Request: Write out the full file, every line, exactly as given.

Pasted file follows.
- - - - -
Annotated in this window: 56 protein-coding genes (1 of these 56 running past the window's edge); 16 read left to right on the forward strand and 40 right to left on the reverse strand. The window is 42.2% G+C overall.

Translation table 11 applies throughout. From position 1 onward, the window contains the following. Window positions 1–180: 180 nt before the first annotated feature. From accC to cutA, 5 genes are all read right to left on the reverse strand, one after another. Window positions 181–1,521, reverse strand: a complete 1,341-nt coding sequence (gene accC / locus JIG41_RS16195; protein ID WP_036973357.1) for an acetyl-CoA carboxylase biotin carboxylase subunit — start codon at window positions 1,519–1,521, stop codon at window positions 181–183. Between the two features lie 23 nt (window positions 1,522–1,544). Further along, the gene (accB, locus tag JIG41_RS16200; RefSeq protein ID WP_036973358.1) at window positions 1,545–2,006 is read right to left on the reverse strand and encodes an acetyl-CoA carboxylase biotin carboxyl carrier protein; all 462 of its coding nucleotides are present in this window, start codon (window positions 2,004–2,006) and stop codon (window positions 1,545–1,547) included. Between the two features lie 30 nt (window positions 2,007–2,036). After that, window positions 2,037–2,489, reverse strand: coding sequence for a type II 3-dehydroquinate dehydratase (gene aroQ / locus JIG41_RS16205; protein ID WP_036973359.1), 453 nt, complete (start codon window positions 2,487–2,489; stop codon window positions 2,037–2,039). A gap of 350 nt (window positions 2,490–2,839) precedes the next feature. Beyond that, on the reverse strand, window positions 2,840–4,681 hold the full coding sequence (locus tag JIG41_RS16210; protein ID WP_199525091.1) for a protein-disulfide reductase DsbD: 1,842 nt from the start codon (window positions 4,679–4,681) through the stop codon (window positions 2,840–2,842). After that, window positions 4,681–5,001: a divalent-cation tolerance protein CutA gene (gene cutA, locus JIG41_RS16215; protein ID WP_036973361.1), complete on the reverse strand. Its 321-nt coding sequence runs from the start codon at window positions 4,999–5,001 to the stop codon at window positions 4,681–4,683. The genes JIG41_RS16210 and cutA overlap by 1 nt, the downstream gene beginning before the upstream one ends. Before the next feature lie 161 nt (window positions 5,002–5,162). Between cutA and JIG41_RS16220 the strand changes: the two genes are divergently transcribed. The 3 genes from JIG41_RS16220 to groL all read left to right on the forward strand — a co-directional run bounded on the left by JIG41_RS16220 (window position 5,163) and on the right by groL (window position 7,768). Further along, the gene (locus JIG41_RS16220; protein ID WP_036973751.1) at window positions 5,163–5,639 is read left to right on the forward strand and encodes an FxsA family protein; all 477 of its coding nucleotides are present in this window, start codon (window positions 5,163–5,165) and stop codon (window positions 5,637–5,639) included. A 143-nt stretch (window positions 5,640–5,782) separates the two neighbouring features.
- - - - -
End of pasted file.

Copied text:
Annotated in this window: 56 protein-coding genes (1 of these 56 running past the window's edge); 16 read left to right on the forward strand and 40 right to left on the reverse strand. The window is 42.2% G+C overall.

Translation table 11 applies throughout. From position 1 onward, the window contains the following. Window positions 1–180: 180 nt before the first annotated feature. From accC to cutA, 5 genes are all read right to left on the reverse strand, one after another. Window positions 181–1,521, reverse strand: a complete 1,341-nt coding sequence (gene accC / locus JIG41_RS16195; protein ID WP_036973357.1) for an acetyl-CoA carboxylase biotin carboxylase subunit — start codon at window positions 1,519–1,521, stop codon at window positions 181–183. Between the two features lie 23 nt (window positions 1,522–1,544). Further along, the gene (accB, locus tag JIG41_RS16200; RefSeq protein ID WP_036973358.1) at window positions 1,545–2,006 is read right to left on the reverse strand and encodes an acetyl-CoA carboxylase biotin carboxyl carrier protein; all 462 of its coding nucleotides are present in this window, start codon (window positions 2,004–2,006) and stop codon (window positions 1,545–1,547) included. Between the two features lie 30 nt (window positions 2,007–2,036). After that, window positions 2,037–2,489, reverse strand: coding sequence for a type II 3-dehydroquinate dehydratase (gene aroQ / locus JIG41_RS16205; protein ID WP_036973359.1), 453 nt, complete (start codon window positions 2,487–2,489; stop codon window positions 2,037–2,039). A gap of 350 nt (window positions 2,490–2,839) precedes the next feature. Beyond that, on the reverse strand, window positions 2,840–4,681 hold the full coding sequence (locus tag JIG41_RS16210; protein ID WP_199525091.1) for a protein-disulfide reductase DsbD: 1,842 nt from the start codon (window positions 4,679–4,681) through the stop codon (window positions 2,840–2,842). After that, window positions 4,681–5,001: a divalent-cation tolerance protein CutA gene (gene cutA, locus JIG41_RS16215; protein ID WP_036973361.1), complete on the reverse strand. Its 321-nt coding sequence runs from the start codon at window positions 4,999–5,001 to the stop codon at window positions 4,681–4,683. The genes JIG41_RS16210 and cutA overlap by 1 nt, the downstream gene beginning before the upstream one ends. Before the next feature lie 161 nt (window positions 5,002–5,162). Between cutA and JIG41_RS16220 the strand changes: the two genes are divergently transcribed. The 3 genes from JIG41_RS16220 to groL all read left to right on the forward strand — a co-directional run bounded on the left by JIG41_RS16220 (window position 5,163) and on the right by groL (window position 7,768). Further along, the gene (locus JIG41_RS16220; protein ID WP_036973751.1) at window positions 5,163–5,639 is read left to right on the forward strand and encodes an FxsA family protein; all 477 of its coding nucleotides are present in this window, start codon (window positions 5,163–5,165) and stop codon (window positions 5,637–5,639) included. A 143-nt stretch (window positions 5,640–5,782) separates the two neighbouring features.